We can discuss a lot about the quality of art, but we don’t have to. When surfing around I came across this rather funny kiosk which checks the quality of your artwork. This is how it works. Just pay a small fee and insert an artwork. The machine will automatically determine the artistic value of it. Very handy for insecure art students or tired critics. I suppose the installation reflects on the question whether any formal institution can decide about the quality of art. An interesting issue in the context of current Dutch culture and art policy discussions. I have no idea when this kiosk is installed and if it is still there. I also don’t know who made it and where it comes from. But it’s a nice idea. I hope it works. At least it would save a lot of work.
Virgin Atlantic has recently announced to open art galleries on airplanes. Teaming up with British street artist Eine (Ben Flynn), the ‘Gallery in the Air’ collaboration aims to bring art at 35,000 feet. The passengers of the first class (Upper Class) will have the chance to experience a pop-up gallery atmosphere while traveling between New York and London. Except for the in-plane exhibition, there will also be a series of the artists’ typography artworks presented in the lounge rooms, the exclusive ‘Clubhouses’, of London Heathrow, JFK and Newark Clubhouses airports.Read more →
What do you get when you cram a lawn chock-full of books? A Bookyard! We love pop-up libraries, from trees to trains. Italian artist Massimo Bartolini has outfitted the gentle slopes of St. Peter’s Abbey in Ghent with 12 sweeping bookcases for the Belgian art festival Track: A Contemporary City Conversation. The installation is actually adjacent to the abbey’s vineyard (the bookcases are aligned with the rows of vines) because Bartolini believes that both good wine and books can broaden the mind.Read more →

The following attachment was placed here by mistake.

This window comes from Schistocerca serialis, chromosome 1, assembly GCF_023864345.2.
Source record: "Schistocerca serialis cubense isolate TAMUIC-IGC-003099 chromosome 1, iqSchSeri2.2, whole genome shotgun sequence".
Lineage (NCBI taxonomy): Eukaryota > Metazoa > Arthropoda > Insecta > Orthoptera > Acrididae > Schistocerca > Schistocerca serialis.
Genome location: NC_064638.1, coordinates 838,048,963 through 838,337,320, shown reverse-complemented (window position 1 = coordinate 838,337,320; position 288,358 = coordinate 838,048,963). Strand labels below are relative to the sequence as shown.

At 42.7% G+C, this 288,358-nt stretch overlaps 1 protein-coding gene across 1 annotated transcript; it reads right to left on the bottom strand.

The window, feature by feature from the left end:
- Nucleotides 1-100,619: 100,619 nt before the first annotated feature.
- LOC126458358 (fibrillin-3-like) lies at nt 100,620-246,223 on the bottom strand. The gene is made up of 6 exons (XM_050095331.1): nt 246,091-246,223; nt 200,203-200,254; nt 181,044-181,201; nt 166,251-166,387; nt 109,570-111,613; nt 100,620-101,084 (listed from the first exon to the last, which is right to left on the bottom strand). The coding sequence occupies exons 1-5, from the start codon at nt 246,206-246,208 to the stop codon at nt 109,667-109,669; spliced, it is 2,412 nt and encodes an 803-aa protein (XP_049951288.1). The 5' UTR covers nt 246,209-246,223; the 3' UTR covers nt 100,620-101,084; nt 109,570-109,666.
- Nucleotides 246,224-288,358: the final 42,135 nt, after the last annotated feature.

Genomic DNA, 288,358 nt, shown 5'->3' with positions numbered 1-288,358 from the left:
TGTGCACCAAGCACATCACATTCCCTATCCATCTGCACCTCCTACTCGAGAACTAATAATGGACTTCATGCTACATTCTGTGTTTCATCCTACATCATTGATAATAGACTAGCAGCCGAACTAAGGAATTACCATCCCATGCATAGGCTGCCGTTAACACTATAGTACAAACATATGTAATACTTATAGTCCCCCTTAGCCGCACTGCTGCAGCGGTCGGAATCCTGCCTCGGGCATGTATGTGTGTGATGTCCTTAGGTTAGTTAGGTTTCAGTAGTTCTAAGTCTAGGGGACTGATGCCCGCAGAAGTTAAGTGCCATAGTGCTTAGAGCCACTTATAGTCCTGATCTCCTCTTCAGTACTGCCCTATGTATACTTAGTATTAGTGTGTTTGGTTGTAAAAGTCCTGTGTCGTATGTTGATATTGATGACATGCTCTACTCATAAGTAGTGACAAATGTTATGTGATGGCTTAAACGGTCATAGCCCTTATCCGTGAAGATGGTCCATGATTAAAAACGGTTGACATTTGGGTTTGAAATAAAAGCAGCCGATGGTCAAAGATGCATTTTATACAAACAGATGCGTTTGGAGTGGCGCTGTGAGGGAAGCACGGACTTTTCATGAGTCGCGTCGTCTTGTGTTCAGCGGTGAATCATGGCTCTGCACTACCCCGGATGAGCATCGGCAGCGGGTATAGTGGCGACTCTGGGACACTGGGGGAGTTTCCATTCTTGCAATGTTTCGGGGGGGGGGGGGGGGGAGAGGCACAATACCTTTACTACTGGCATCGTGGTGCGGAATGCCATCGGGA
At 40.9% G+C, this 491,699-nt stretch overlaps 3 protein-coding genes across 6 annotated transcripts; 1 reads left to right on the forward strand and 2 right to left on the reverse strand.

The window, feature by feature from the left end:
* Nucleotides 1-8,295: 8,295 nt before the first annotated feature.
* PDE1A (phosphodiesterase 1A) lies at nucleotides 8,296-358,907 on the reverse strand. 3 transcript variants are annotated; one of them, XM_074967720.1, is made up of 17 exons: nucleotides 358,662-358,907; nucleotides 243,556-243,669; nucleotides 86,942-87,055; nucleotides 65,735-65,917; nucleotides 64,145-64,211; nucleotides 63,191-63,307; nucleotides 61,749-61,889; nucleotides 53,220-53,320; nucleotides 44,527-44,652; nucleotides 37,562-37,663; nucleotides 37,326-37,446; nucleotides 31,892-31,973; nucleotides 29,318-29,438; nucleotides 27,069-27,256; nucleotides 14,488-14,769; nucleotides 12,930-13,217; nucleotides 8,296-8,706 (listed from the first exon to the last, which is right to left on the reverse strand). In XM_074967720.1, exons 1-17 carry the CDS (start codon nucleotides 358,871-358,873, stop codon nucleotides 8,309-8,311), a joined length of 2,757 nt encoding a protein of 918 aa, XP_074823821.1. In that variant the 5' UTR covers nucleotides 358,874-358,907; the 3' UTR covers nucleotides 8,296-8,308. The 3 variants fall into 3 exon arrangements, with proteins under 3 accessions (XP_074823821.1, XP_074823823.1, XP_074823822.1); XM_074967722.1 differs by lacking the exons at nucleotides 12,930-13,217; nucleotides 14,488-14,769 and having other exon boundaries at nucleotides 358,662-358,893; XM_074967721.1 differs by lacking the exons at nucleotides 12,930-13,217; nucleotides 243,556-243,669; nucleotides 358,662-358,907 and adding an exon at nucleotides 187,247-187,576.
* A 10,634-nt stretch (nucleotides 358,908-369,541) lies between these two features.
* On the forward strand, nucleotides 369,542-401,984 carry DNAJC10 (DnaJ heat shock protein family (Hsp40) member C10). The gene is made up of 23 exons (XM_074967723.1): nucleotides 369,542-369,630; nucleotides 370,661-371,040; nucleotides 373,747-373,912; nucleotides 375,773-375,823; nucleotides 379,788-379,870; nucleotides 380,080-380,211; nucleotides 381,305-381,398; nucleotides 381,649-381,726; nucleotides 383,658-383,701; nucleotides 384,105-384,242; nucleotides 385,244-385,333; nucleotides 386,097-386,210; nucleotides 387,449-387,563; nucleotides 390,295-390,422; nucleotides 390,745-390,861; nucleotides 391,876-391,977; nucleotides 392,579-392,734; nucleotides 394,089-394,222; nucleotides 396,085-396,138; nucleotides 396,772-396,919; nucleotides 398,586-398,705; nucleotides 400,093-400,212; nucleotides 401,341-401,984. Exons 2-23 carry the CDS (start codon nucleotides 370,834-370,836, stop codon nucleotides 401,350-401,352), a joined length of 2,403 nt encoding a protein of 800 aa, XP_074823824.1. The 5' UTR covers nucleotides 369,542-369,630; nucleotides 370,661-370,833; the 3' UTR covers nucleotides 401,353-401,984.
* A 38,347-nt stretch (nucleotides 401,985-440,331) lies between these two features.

Poolga, the website which provides all kinds of artistic wallpapers for the iPhone, has launched the first edition of its app. Curated by art director Luis Mendo, it presents a high quality selection of fifteen graphic works from a range of talented designers from all over the world, including Julia Guther (left image below), Anthony Zinonos (right image…Read more →
Artists Rhonda Weppler and Trevor Mahovsky just finished an installation in Vancouver dubbed ‘A False Creek’. Partly a geographical pun (the Cambie Bridge crosses over Vancouver’s False Creek), the piece is a visualisation of the projected changes in sea levels over the coming years.Read more →